The future is looking bright for the cloud — and branch office infrastructures — according to a new network survey from Infonetics Research. That shouldn’t be a surprise, but what is somewhat surprising is that interest in the cloud is accelerating, and not just from the vendors who want to cash in — or at least, to minimize the bleeding from on-premise product sales — and carriers/service providers, but from actual end users. That’s not to say it will be clear sailing to Cloudtopia, but at least we appear to be heading in the right direction.
Cloud is our number-one networking initiative, say businesses in the survey. “One of the most interesting findings is that cloud has emerged as the number-1 networking initiative over the next 12 months,” said Matthias Machowinski, directing analyst for enterprise networks and video at Infonetics. “Companies are embracing the cloud in a services model as well as building their own cloud-architected data centers, and this means upgrades to network infrastructure,”
More new data from Technology Business Research support just how fast cloud is catching on in the enterprise. TBR’s Spring 2014 Cloud Professional Services Customer Research report shows 82% of enterprise respondents adopting cloud professional services in 2014.
“While public, private and hybrid cloud services drive significant investment in cloud, cloud professional services remains the most adopted cloud service, due to the complexity of environments requiring third-party involvement in the design, implementation, and management of customer clouds,” said TBR Cloud Analyst Cassandra Mooshian. The research company said pent-up demand in 2014 from lower spending will result in increased cloud professional services spend in 2015, ‘when end users will be better educated and have more realistic expectations’.
Security is a top concern, while hybrid integration is a top driver of adoption. “Because security continues to top the list of concerns related to adoption, managed and orchestration services are becoming increasingly popular as customers realize systems integrators have the expertise to navigate barriers and alleviate concerns regarding cloud adoption,” said Mooshian.
TBR’s Hybrid Cloud Customer Research report indicates 20% of the large enterprise market has integrated at least two clouds to create a hybrid cloud, creating a $7 billion hybrid integration market in 2014. It expects the volume of integration to increase over the next five years as customers demand improved data interoperability, connectivity, and customer experience.
A third TBR report underscores the challenges this growing cloud adoption poses to the vendor community. Data center vendors face a growing set of channel challenges as they expand solutions portfolios to more effectively accommodate burgeoning demand for cloud and analytics.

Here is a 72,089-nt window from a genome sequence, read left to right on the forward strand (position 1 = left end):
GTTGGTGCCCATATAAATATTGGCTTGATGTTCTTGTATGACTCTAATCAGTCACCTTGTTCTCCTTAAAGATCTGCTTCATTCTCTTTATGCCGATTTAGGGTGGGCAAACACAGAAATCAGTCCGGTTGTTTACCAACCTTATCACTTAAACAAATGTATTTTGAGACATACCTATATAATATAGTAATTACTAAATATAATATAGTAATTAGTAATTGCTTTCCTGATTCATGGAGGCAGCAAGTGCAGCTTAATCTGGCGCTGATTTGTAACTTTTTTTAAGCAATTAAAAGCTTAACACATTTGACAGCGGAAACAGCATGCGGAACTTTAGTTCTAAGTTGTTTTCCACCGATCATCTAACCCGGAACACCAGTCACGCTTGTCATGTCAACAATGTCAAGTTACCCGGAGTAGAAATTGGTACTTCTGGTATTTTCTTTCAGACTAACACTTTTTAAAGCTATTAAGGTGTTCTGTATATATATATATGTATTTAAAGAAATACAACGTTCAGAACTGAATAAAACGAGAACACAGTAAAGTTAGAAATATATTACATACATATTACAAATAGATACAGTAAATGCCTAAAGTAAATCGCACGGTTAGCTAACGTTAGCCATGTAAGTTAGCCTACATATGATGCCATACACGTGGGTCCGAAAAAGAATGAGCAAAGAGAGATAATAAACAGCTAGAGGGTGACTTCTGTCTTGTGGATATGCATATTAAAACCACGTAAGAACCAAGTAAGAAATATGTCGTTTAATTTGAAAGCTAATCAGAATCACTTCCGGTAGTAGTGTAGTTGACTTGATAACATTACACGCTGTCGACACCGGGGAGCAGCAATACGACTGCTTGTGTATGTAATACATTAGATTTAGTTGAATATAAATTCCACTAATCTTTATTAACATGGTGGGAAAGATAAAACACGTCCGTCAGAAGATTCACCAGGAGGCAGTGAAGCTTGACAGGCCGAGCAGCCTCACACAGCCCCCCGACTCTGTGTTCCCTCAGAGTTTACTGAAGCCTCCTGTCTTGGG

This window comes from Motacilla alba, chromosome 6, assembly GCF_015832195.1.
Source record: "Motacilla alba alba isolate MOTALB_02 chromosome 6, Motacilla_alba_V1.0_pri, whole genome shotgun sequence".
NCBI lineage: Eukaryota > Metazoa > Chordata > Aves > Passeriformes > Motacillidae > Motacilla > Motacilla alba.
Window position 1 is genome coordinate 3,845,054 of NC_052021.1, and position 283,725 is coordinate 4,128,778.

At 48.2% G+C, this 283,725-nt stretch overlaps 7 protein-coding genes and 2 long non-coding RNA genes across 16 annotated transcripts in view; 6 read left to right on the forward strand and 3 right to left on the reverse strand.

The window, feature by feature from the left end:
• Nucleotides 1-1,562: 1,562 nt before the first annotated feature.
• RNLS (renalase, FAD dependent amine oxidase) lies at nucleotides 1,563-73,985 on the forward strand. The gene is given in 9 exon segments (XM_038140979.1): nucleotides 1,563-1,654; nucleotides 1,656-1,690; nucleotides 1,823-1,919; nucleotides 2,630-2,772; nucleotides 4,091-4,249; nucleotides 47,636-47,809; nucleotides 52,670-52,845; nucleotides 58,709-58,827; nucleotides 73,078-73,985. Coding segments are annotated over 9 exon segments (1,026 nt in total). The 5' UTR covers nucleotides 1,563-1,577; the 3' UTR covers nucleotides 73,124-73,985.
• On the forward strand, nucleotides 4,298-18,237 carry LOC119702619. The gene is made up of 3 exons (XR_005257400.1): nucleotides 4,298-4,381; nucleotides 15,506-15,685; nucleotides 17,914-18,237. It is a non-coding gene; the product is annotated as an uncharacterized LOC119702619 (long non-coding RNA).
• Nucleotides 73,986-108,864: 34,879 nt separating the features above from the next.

“Data center hardware buyers look at their environments today from an ecosystem level, rather than from a device level,” said Christian Perry, TBR senior analyst and Data Center content manager. “These heterogeneous environments — and ultimately the customers within them — spur solutions sales.”
Cloud is not the only beneficiary of network largesse, added Infonetics’ Machowinski. The economic outlook for North America is positive and companies are looking to capitalize on new opportunities, leading to an expenditure shift from headquarters to branch offices.
“Greater spending on branch office infrastructure is also anticipated, a sign of confidence in a continued economic expansion.” Respondent companies spent, on average, over $1.1 million on networking equipment in 2013, and they expect to increase spending by 19% this year
5 Reasons Why Cloudtopia Is Still A Work In Progress
1) Transparency: While the technology is fairly straightforward to consider, it is still devilishly difficult to figure out the pricing.
2) Regional (and smaller) Clouds: While country-by-country cloud computing centers may not be the most efficient in terms of scale, it may be the most effective in acquiring new customers and retaining the old.
3) The Hybrid Narrative: The hybrid cloud usually means a mixture of in-house applications and software-as-a-service applications for sales force management, human resources and payroll. Maybe the hybrid scenario will be closer to the seamless infrastructure model in a year or so, but not this year.
4) Incompatible Clouds: Amazon, Google, Microsoft and even OpenStack all have their visions and versions of cloud computing.
5) The Internet of Things: We are now in an era of competing approaches to sensor communications that don’t talk with one another.